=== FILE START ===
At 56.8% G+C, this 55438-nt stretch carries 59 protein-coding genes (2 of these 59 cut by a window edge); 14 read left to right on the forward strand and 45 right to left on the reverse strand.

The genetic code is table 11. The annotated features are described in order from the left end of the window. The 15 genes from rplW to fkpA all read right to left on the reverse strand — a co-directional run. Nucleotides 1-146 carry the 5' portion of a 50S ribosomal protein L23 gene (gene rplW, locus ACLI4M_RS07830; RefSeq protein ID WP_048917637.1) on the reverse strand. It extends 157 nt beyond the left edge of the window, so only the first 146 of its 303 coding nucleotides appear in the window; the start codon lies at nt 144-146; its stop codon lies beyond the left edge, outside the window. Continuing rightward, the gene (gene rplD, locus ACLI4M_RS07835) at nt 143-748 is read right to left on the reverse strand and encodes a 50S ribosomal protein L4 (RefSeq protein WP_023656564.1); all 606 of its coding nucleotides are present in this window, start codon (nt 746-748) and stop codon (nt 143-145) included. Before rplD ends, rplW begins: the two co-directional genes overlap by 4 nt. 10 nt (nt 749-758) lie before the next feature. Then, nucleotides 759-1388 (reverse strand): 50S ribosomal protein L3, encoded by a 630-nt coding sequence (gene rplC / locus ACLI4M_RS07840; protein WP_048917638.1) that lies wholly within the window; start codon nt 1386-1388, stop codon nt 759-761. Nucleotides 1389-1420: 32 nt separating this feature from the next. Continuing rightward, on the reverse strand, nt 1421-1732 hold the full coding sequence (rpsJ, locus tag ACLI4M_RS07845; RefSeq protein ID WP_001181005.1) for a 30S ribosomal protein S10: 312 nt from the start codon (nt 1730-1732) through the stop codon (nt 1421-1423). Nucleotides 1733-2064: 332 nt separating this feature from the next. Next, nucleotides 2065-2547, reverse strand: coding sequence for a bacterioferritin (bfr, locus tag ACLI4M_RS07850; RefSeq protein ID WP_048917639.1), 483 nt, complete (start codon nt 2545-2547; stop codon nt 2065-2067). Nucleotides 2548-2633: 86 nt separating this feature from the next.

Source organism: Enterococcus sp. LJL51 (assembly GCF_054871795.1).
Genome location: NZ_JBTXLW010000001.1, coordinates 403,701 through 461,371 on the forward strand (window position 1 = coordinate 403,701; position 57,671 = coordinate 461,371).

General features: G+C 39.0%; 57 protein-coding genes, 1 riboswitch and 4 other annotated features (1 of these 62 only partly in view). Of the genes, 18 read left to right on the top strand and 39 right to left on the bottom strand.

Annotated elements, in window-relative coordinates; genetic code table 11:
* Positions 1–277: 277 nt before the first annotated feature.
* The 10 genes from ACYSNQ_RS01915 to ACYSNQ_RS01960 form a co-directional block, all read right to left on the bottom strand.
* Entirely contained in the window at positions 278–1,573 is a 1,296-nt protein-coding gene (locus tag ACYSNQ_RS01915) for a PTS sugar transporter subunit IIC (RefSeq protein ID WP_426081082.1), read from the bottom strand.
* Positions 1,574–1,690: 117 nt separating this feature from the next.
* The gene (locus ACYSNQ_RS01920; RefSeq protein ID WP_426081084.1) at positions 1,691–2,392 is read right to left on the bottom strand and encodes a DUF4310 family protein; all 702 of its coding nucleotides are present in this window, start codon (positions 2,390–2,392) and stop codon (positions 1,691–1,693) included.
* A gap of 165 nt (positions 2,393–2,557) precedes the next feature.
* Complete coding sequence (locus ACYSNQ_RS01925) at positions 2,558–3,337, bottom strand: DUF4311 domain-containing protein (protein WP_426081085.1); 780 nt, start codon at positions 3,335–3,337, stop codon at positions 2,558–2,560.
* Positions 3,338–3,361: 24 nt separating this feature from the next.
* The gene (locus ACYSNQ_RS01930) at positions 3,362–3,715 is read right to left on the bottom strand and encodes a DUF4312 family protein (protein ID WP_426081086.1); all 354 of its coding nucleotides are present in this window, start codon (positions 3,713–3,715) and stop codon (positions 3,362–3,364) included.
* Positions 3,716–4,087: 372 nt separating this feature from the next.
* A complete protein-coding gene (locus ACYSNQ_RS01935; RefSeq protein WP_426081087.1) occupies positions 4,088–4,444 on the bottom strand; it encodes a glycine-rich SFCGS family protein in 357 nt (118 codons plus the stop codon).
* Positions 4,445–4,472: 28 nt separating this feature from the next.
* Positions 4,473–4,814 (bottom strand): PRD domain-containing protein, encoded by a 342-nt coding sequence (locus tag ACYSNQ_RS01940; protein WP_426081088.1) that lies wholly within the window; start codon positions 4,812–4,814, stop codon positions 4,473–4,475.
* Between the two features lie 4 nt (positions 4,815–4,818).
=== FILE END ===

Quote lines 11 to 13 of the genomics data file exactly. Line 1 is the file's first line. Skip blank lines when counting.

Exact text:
* The gene (locus ACYSNQ_RS01920; RefSeq protein ID WP_426081084.1) at positions 1,691–2,392 is read right to left on the bottom strand and encodes a DUF4310 family protein; all 702 of its coding nucleotides are present in this window, start codon (positions 2,390–2,392) and stop codon (positions 1,691–1,693) included.
* A gap of 165 nt (positions 2,393–2,557) precedes the next feature.
* Complete coding sequence (locus ACYSNQ_RS01925) at positions 2,558–3,337, bottom strand: DUF4311 domain-containing protein (protein WP_426081085.1); 780 nt, start codon at positions 3,335–3,337, stop codon at positions 2,558–2,560.